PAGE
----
Big-name U.S. hedge funds shed healthcare stocks during the rally in second-quarter

NEW YORK (Reuters) - Several big-name hedge fund investors trimmed their stakes in healthcare companies in the second quarter as the sector led the broad U.S. stock market higher, rallying amid a Republican effort to repeal and replace President Obama’s signature healthcare law.

Traders work on the floor of the New York Stock Exchange (NYSE) in New York, U.S., August 14, 2017. REUTERS/Brendan McDermid

Jana Partners sold all of its shares in nine healthcare companies, ranging from small-cap biotech company Acadia Pharmaceuticals Inc ACAD.O to health information company WebMD Health Corp WBMD.O to insurer Aetna Inc AET.N, according to quarterly filings released Monday.

Billionaire Daniel Loeb's Third Point sold 175,000 shares, or about 18 percent of its stake, in health insurance company Humana Inc HUM.N and 5 million shares of hospital products maker Baxter International Inc BAX.N, or approximately 10 percent of its prior position. Shares of both companies are up more than 20 percent year to date.

Farallon Capital Management LLC, founded by Tom Steyer, dissolved its stakes in pharmaceuticals companies Eli Lilly and Co LLY.N and Bristol-Myers Squibb Co BMY.N, according to filings. The hedge fund also trimmed stakes in AstraZeneca Plc AZN.L and Allergan Plc AGN.N.

Healthcare stocks in the S&P 500 rose 6.7 percent in the second quarter, more than double the 2.6 percent gain in the broad S&P 500 index, after trailing the broad market following Donald Trump’s surprise victory in the Nov. 8 presidential election.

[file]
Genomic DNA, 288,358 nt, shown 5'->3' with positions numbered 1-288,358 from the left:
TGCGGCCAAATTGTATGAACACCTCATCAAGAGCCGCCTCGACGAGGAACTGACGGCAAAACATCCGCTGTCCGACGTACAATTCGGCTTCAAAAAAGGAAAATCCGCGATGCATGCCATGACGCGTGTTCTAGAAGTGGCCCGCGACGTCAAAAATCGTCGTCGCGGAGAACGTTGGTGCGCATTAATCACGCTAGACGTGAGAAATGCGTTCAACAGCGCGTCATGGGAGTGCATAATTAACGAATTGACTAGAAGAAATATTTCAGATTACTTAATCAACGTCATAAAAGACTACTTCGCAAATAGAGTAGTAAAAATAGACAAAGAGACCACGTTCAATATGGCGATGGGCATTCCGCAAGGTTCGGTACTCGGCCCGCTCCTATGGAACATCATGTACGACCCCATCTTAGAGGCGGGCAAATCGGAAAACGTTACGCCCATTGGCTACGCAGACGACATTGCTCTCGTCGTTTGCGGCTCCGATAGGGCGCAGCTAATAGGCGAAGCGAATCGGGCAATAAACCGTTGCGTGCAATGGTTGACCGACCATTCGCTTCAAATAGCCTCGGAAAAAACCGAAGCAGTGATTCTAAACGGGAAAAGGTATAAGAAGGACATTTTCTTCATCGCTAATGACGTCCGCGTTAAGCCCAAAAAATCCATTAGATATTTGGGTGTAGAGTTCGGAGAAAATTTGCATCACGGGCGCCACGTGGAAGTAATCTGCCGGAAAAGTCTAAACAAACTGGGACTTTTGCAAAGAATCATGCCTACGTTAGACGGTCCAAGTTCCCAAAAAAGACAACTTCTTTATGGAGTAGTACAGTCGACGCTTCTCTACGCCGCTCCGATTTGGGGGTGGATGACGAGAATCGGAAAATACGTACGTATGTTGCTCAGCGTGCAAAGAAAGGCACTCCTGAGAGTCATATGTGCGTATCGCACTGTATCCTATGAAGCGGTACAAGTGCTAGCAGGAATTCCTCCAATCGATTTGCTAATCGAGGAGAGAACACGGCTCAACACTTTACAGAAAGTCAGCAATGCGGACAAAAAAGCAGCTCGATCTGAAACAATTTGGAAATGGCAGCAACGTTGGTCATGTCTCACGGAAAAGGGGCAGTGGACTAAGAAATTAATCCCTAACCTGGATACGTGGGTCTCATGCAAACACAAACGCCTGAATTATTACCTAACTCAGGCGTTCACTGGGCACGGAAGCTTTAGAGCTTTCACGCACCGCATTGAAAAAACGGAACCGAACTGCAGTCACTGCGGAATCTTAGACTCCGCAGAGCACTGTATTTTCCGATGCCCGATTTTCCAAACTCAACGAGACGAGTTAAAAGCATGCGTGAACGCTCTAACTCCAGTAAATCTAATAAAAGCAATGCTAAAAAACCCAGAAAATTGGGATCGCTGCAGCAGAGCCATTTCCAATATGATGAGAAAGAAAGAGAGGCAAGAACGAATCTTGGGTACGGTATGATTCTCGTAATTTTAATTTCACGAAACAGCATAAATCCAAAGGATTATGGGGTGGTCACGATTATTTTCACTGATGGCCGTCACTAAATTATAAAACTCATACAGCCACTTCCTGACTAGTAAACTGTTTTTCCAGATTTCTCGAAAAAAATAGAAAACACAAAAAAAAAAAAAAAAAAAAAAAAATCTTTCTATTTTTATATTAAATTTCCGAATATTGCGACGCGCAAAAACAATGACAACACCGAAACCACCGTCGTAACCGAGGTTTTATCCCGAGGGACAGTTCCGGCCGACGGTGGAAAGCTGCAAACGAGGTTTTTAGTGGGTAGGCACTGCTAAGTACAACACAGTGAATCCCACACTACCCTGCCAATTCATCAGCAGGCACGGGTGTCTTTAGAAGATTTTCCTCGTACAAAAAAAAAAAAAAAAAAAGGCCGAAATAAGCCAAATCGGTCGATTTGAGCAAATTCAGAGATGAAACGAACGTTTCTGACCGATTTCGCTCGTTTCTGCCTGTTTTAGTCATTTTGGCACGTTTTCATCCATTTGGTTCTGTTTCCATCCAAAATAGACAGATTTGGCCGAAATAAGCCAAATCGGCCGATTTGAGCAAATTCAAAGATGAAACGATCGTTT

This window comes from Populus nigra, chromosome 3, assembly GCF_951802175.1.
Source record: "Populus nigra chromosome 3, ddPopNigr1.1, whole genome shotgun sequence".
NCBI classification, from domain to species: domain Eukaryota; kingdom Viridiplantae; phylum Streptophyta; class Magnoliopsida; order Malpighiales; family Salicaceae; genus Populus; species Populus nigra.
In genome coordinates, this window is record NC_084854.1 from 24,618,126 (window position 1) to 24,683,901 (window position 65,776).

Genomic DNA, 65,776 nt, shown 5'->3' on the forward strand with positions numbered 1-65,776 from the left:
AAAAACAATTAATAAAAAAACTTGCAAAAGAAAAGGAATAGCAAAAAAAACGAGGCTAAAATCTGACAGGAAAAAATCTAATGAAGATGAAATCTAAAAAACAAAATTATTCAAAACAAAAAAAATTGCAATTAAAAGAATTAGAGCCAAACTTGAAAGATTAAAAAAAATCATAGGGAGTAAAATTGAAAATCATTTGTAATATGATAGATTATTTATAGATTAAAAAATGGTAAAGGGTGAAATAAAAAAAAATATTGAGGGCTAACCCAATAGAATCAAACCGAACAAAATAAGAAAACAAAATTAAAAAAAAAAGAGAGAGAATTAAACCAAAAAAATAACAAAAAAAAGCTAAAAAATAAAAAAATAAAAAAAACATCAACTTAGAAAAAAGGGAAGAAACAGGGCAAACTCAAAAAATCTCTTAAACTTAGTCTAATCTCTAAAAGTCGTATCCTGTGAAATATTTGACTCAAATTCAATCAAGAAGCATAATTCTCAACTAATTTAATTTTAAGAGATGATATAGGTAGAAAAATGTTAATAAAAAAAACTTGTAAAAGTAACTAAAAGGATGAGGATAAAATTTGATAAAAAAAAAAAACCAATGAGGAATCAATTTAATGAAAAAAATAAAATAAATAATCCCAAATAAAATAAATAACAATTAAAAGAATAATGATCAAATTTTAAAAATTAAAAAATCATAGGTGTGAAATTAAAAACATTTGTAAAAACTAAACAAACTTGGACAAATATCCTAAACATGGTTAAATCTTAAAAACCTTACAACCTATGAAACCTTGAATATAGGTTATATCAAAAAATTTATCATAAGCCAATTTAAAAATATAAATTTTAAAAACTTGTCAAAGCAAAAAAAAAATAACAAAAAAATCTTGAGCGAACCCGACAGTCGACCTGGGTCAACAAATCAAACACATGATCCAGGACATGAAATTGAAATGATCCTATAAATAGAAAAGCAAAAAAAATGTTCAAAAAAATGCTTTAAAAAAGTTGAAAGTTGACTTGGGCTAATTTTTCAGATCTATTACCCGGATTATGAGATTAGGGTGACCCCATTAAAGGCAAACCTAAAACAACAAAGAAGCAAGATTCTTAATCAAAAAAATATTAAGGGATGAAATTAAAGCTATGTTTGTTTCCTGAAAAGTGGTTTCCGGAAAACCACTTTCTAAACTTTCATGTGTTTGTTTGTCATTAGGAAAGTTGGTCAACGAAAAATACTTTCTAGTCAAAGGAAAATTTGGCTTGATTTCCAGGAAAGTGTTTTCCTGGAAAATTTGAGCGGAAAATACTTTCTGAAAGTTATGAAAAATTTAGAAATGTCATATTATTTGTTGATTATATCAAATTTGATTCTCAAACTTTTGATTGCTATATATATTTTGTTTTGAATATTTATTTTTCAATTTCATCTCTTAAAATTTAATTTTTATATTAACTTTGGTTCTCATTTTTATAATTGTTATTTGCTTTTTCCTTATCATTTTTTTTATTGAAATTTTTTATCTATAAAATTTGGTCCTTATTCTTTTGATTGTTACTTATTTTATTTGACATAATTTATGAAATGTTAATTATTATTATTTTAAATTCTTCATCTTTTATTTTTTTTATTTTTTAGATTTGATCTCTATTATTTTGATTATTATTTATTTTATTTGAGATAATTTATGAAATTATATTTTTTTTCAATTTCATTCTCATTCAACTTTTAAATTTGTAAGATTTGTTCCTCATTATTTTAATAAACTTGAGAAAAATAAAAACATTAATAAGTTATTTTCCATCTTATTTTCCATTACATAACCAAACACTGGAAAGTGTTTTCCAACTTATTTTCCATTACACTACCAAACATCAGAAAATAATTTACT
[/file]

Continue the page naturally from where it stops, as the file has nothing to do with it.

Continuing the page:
Senate Republicans delayed a vote on a healthcare overhaul bill on June 27 after it became clear that they did not have enough votes for it to pass. One month later, a scaled-down plan to replace Obama’s Affordable Care Act failed in the Senate.

Healthcare stocks have underperformed since the current quarter began on July 1, dipping 0.5 percent compared with a 1.9 percent gain by the broad S&P 500, suggesting that the move by hedge fund managers could signal the end of the rally.

“If sentiment from certain institutional investors weakens for healthcare it could negatively impact stocks” despite the sector’s strong fundamentals, said Todd Rosenbluth, director of mutual fund research at CFRA Research.

Quarterly disclosures of hedge fund managers’ stock holdings, in what are known as 13F filings with the U.S. Securities and Exchange Commission, are one of the few public ways of tracking what the managers are selling and buying. But relying on the filings to develop an investment strategy comes with some risk because the disclosures come 45 days after the end of each quarter and may not reflect current positions.

Overall, hedge funds gained 1 percent in the second quarter, according to Chicago-based fund tracker Hedge Fund Research, less than half of the 2.5 percent gain in the first quarter.

There were few signs that hedge fund managers were attempting to call a bottom in energy stocks as the falling price of oil helped send the sector down 7 percent in the quarter. Third Point sold all of its stake in Rice Energy Inc RICE.N, Halcon Resources Corp HK.N, Enerplus Corp ERF.TO, and Pioneer Natural Resources Co PXD.N..

Jana Partners sold all of its stake in Resolute Energy Corp REN.N, while Omega Advisors sold its entire stake in seven energy companies, including Cheniere Energy Inc LNG.A, Eclipse Resources Corp ECR.N, and Williams Partners LP WPZ.N.

Reporting by David Randall; Editing by Jennifer Ablan, Phil Berlowitz and Steve Orlofsky